Herger saw a “Message of Thanks” posted to the BC Children’s LinkedIn profile and decided to post her own message on the hospital’s website.
“I wouldn’t be who I am today without the help I got from all the nurses and doctors at the hospital,” she says. “It set the tone for the rest of my life."
Herger, now 24, was 12 years old when she was diagnosed with a brain tumour. She had been growing rapidly, from 5’2” to 5’9” in less than a year. She also started to lose vision in her left eye. She went first to an optometrist in her home town of Vernon, B.C. About two weeks later, she found herself being treated by Dr. Doug Cochrane in the BC Children’s neurosurgery unit.
The tumour over produced a hormone that impacted her growth and health. The hormone didn’t stop until the tumour was treated. Part of the tumour on Herger’s pituitary gland was removed and the rest was treated with 38 treatments of radiation. She had to get injections in the backs of her hips to stop her growth. In total, she spent about two months at BC Children’s.
“Dr. Cochrane was amazing. A brilliant man,” she says. “I was obviously really scared, but I don’t remember the pain. What I remember - and what everyone in my family remembers - is how nice and happy everyone was.”
Cochrane spent 30 years working at BC Children’s and retired in 2017. Now living in the Okanagan, he is the Chair of the BC Patient Safety & Quality Council and the Patient Safety and Quality Officer for B.C. He says being remembered for his treatment after all these years is heartwarming.
“It’s a wonderful feeling to know patients remember the care I was able to provide,” he says. “My real satisfaction comes from knowing, 12 years out, Maggie is living a full life and that the tumour isn’t interfering with that.”
Herger thinks back to her nurse Rachel MacDonald, searching every floor for Fruit Loops, her favourite cereal.
“I was a really picky eater and I was pretty grumpy. Rachel also kept her eye out for my favourite movies. It’s the little things she did that made me feel like a normal kid.”
MacDonald is now a nurse at Vernon Jubilee Hospital and still working with children in maternity and pediatrics.
“I feel very moved at how Maggie’s been able to navigate through her health challenges, live fully and contribute to the community around her,” says MacDonald. “It’s really sweet of her to acknowledge our work through what must have been such a hard time for her. It’s nice to know she was seeing positivity and light back then.”
When Herger’s older sister turned 16, she held a superhero fundraising party to benefit BC Children’s and raised $1,200. Giving back runs in the family. Herger volunteered through high school with the Special Olympics, coached a special needs cheerleading team in California and taught refugees in France.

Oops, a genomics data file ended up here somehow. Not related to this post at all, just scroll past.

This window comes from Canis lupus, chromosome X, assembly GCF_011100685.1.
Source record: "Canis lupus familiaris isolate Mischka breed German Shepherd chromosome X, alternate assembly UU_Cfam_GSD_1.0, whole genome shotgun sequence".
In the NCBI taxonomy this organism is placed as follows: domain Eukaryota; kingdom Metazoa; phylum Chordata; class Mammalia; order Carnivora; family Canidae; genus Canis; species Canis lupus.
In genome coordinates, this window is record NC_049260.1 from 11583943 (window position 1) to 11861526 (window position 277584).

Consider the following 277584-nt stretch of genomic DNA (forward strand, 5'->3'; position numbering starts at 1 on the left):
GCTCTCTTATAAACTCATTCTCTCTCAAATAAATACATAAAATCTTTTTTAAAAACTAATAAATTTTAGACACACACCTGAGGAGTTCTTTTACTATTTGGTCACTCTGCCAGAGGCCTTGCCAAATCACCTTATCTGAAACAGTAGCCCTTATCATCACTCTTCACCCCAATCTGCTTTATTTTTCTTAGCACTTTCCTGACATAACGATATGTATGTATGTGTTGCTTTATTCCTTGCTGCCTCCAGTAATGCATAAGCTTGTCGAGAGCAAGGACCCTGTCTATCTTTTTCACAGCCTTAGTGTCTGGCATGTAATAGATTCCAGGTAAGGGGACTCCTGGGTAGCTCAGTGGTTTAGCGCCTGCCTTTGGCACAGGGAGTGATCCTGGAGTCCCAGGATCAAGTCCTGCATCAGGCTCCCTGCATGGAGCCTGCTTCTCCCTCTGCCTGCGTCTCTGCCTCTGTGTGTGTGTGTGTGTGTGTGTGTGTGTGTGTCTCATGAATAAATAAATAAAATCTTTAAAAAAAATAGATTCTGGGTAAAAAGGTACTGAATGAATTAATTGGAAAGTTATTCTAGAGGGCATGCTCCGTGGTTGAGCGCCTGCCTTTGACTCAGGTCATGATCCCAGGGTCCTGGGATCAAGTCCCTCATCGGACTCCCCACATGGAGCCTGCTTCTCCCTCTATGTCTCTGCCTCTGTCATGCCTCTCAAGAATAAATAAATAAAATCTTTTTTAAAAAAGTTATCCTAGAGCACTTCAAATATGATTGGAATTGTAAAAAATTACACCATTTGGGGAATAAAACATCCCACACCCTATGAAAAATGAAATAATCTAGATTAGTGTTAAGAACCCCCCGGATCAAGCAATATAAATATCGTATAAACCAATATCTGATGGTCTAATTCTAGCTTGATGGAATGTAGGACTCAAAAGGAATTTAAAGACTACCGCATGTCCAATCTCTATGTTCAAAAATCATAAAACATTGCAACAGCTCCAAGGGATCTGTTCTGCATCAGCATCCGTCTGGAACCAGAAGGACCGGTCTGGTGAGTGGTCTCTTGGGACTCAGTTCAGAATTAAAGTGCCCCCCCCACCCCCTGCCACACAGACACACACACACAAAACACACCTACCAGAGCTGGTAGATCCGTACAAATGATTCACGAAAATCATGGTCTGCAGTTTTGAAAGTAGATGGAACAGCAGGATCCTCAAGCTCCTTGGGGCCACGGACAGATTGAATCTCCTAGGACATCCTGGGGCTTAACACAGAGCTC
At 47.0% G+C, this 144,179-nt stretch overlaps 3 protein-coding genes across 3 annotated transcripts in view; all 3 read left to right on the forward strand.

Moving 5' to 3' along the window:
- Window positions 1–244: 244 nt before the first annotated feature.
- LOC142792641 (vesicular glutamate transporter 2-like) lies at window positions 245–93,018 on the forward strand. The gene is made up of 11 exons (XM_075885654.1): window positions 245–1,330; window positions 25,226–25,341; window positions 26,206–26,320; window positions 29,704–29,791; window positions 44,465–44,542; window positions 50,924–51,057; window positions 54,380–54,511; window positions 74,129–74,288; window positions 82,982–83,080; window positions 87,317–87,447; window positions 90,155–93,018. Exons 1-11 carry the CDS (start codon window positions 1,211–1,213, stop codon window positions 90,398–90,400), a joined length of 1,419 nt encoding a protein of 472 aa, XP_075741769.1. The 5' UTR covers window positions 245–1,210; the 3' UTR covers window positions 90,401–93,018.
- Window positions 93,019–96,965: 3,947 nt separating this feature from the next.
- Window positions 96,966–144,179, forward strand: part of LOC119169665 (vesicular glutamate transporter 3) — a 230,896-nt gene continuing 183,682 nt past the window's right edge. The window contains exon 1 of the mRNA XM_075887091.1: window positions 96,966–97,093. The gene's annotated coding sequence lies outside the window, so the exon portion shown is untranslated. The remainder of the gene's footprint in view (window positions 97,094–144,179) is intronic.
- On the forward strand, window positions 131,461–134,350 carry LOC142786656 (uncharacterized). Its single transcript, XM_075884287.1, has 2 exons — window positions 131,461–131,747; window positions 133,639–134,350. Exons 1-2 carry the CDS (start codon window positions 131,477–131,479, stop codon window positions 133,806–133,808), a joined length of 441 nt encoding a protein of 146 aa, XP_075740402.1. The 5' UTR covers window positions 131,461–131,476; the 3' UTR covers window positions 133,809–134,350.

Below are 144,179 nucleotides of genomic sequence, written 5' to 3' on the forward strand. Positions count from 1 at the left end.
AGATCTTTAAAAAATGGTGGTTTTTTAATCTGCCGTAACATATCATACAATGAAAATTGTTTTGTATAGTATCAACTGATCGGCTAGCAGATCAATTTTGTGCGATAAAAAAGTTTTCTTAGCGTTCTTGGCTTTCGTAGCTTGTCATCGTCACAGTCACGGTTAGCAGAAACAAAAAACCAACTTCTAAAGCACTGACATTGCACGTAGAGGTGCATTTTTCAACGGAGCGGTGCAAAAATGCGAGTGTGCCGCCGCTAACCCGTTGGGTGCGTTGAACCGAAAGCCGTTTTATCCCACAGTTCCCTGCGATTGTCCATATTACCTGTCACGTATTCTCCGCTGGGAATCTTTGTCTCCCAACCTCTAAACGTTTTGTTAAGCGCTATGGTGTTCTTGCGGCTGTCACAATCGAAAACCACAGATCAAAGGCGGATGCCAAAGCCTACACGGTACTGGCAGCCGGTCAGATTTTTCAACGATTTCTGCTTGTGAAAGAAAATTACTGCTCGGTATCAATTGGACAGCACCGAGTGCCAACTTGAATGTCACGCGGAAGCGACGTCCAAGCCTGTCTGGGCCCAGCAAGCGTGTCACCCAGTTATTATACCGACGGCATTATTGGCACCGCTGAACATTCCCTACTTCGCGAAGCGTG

“I enjoy learning from others, instead of staring at books and computers,” she says.
Now, Herger lives in Chicago and is still dealing with several health issues. She’s developed epilepsy as result of the radiation. She also suffers from unrelated facial nerve damage. Despite this, she completed a bachelor’s degree in international affairs and French. Her school fees are nothing compared to the health-care bills that piled up while living in the U.S.
“I just keep on smiling and try not to dwell on the negative,” she says. “My dad says it gives me character.”
Herger says this is the approach she learned during her stay at BC Children’s. Cochrane agrees the team he worked with at the hospital was outstanding.
“Maggie had a wonderful, high-performing team working with her,” he says. “What we did – and still do – is create an environment where patients and families are not going it alone. There’s a ‘village’ around the child and their family and, in the end, it leads to more positive outcomes.”
MacDonald also says the support around a child is crucial during hospital visits.
“I love to find ways to playfully connect and support the feeling of safety and trust,” says MacDonald. “Childhood experiences can be so impactful on how we connect with our strength and resiliency throughout life. Maggie is an inspiring example of this.”
“It’s interesting to see. Kids will receive a cancer diagnosis and you’ll see them wandering the hallways later, thinking of ways to turn it into a class project. As long as we don’t impose our fears on them, it’s amazing how kids can be incredibly resilient and strong.”
Herger is currently working for a software company and actively looking to move back to Canada to find a job that will use her French skills. The care she received here is never far from her mind.
“I can’t express how thankful I am to the doctors and nurses at BC Children’s,” she says. “All the small happy moments they create every day are appreciated by kids going through a tough time.”